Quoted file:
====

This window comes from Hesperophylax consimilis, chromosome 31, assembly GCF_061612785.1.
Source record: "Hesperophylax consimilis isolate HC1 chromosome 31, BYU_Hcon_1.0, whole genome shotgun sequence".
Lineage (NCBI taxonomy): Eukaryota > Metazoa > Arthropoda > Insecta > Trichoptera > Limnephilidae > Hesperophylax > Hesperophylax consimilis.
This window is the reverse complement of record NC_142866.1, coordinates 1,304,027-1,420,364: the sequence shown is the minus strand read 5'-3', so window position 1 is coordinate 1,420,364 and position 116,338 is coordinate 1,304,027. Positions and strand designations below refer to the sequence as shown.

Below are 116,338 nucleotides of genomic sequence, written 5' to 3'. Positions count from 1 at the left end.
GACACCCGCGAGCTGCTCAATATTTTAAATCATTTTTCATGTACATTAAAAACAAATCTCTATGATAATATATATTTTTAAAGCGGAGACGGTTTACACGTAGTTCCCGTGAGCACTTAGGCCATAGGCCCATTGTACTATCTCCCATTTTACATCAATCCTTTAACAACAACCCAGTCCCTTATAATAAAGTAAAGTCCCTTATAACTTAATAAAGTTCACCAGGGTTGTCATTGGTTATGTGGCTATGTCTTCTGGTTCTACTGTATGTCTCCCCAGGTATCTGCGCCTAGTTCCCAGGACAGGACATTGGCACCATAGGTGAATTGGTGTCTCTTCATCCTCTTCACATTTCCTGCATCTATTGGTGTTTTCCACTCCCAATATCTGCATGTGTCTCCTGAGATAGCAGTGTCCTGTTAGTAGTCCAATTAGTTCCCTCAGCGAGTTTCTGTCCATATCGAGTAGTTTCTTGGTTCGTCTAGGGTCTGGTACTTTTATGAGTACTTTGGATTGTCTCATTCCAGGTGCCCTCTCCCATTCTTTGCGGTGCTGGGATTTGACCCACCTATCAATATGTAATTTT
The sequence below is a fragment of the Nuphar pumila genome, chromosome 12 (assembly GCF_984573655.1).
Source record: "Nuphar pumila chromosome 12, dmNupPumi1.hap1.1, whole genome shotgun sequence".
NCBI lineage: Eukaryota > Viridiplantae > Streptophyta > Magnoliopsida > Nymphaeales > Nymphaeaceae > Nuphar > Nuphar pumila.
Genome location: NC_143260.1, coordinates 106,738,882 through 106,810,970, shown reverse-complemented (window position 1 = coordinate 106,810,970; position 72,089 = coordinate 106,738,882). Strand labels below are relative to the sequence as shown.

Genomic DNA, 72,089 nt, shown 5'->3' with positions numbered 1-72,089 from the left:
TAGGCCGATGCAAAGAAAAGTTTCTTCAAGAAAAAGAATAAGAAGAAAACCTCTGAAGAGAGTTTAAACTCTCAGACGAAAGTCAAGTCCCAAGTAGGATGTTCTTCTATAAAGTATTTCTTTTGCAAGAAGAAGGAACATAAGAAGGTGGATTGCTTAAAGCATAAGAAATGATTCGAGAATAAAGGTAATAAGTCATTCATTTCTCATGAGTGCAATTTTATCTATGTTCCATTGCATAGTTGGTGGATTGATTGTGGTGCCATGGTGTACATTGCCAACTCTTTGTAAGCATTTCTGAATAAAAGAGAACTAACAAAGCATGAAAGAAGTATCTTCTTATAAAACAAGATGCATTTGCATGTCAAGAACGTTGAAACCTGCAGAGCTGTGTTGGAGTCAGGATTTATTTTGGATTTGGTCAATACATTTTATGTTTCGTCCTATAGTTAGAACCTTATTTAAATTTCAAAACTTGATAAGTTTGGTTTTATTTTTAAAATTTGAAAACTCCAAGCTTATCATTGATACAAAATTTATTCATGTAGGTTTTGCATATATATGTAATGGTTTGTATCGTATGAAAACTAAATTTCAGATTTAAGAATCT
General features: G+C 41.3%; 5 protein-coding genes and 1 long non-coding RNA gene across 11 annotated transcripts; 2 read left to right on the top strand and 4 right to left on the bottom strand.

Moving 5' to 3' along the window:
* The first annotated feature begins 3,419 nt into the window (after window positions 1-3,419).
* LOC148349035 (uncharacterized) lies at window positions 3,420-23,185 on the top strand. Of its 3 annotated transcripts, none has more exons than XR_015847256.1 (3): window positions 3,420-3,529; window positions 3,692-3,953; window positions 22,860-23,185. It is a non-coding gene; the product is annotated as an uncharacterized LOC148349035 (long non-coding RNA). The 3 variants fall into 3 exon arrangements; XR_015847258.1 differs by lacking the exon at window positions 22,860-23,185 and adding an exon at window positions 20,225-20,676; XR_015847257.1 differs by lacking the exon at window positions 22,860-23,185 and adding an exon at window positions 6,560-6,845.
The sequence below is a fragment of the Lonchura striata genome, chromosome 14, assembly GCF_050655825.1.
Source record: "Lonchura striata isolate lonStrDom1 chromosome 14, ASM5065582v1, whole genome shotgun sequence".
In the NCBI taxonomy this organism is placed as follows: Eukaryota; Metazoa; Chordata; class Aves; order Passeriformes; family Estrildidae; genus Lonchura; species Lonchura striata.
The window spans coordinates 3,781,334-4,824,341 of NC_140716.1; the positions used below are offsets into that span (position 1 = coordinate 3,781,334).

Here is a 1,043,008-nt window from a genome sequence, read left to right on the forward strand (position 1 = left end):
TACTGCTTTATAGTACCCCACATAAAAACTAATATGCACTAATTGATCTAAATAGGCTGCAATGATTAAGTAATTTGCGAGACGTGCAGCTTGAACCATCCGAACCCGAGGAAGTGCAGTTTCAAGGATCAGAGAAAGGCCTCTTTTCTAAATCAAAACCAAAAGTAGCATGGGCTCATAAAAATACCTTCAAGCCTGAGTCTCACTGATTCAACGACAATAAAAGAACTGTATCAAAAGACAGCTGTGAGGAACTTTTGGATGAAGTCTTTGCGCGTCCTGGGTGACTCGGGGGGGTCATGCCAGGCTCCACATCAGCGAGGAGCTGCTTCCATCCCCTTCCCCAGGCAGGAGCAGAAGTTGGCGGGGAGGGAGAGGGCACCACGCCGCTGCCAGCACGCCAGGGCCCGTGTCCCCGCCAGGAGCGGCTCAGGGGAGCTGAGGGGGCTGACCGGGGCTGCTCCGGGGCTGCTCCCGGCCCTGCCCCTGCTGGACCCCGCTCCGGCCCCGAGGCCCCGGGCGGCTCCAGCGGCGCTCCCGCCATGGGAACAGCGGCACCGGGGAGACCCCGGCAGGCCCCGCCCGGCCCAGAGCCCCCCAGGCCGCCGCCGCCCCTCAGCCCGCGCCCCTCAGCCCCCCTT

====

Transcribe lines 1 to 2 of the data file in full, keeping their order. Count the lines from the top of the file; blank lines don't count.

This window comes from Hesperophylax consimilis, chromosome 31, assembly GCF_061612785.1.
Source record: "Hesperophylax consimilis isolate HC1 chromosome 31, BYU_Hcon_1.0, whole genome shotgun sequence".